Last week, Governor Charlie Baker and Lieutenant Governor Karyn Polito announced “$42 million in grant awards” for a number of initiatives to “support the quality and availability of early education and care programs” across the Commonwealth.

“High-quality early education and care programs provide children with a strong foundation for learning, academic success, and positive outcomes overall,” Baker said in a press release.

“We thank our early education providers and agency partners who work hard every day to provide our youngest learners with the tools they need to succeed in school and life,” Polito added. (more…)

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Photo: Alyssa Haywoode for Strategies for Children

Photo: Alyssa Haywoode for Strategies for Children

The Massachusetts FY17 state budget eliminates funding for full-day kindergarten grants, an important program that supports kindergarten quality and districts’ transition from half- to full-day programs. Now local officials are responding to the news.

“More than $18 million has been slashed from a state program to expand full-day kindergarten, which could put a new strain on school districts’ already cash-strapped coffers,” the Gloucester Times reports.

“If unchanged, the cuts essentially gut funding for a full-day kindergarten program, forcing communities that depend on the money to trim their own budgets or otherwise make up the costs.

“School administrators are lobbying to restore the funding.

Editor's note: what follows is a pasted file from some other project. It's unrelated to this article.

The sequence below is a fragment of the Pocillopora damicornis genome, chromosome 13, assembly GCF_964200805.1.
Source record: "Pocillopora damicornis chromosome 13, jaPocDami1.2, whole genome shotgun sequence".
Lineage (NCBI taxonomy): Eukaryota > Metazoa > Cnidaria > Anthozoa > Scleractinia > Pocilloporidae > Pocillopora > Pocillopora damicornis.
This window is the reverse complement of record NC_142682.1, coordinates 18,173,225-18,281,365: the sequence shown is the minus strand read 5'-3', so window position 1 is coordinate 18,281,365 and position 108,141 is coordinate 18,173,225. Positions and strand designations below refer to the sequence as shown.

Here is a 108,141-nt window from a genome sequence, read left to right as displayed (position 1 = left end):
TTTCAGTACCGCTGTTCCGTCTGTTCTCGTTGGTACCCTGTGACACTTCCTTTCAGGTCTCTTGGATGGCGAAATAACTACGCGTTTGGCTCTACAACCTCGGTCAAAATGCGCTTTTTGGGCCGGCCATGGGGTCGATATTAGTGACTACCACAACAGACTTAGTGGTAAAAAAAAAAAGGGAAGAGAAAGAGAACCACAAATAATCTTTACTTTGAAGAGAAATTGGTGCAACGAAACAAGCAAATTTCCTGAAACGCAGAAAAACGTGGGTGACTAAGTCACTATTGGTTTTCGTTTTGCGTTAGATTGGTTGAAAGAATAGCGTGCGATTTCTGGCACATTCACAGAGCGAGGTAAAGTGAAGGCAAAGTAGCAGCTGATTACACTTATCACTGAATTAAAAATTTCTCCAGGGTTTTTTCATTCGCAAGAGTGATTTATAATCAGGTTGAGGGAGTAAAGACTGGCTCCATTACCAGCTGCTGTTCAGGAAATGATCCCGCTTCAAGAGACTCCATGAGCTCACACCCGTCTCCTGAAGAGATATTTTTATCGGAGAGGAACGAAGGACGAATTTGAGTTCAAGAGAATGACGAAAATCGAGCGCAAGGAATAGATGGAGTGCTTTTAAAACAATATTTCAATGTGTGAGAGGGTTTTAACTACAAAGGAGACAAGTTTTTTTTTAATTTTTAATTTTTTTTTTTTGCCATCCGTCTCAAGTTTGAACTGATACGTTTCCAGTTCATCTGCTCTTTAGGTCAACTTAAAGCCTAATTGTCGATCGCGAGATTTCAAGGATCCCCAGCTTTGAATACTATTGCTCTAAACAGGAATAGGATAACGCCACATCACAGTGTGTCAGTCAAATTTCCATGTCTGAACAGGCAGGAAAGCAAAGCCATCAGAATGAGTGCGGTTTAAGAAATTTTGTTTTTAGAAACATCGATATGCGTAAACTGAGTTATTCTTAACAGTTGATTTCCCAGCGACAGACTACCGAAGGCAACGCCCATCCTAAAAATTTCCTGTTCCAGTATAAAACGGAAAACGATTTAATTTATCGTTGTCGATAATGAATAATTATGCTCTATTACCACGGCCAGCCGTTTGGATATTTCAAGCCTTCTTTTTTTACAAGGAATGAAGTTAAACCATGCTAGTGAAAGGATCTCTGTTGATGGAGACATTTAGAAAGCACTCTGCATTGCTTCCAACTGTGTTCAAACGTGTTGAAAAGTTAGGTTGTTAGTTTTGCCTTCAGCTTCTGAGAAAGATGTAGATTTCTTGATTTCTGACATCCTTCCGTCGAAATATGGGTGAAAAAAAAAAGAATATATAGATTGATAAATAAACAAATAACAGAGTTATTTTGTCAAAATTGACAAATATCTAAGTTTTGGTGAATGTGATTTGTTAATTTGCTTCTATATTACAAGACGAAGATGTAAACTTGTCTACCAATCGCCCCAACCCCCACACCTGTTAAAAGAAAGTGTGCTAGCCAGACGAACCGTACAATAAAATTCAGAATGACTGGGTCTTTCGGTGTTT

“Tom Scott, executive director of the Massachusetts Association of School Superintendents, said the cuts will hurt, especially because many school districts have been expecting that money to cover full-time kindergarten costs for the coming year.” (more…)

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Photo: Alyssa Haywoode for Strategies for Children

Photo: Alyssa Haywoode for Strategies for Children

The Legislature has approved a $39.1 billion budget for FY17, one that will have a mixed impact on high-quality early education. Governor Baker now has 10 days to review the budget and make potential vetoes before signing it into law.

MassLive.com reports that the budget addresses “an estimated $750 million drop in revenues compared to what lawmakers originally proposed. The budget represents growth of just 2.6 percent compared to the 2016 budget.”

There are no new taxes or fees.

“The bill makes $260 million in spending cuts. It directs the administration to cut another $100 million through ‘procurement efficiencies,’ essentially coming up with places to trim spending across executive branch departments.”

The Boston Globe adds that the budget “avoids dramatic cuts by relying on a series of financial maneuvers to close a big gap in expected tax revenue for the fiscal year that begins Friday.” (more…)

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Photo: Alyssa Haywoode for Strategies for Children

Photo: Alyssa Haywoode for Strategies for Children

Yesterday, the Senate Committee on Ways and Means released a $39.497 billion state budget proposal for fiscal year 2017. The budget emphasizes the theme of “resilience,” and it makes strategic increased investments in education.

In her introductory message to the budget, Senate Ways and Means Chairwoman Karen Spilka emphasized the importance of investing in children. “There is no more important place to plant the seed of resilience than within our children. Strong, resilient children will grow up to be active contributors to a productive and thriving Commonwealth… A healthy environment, especially during a child’s early formative years, is crucial for laying the foundation of resilience.”

Visit the Senate budget website for more details. (more…)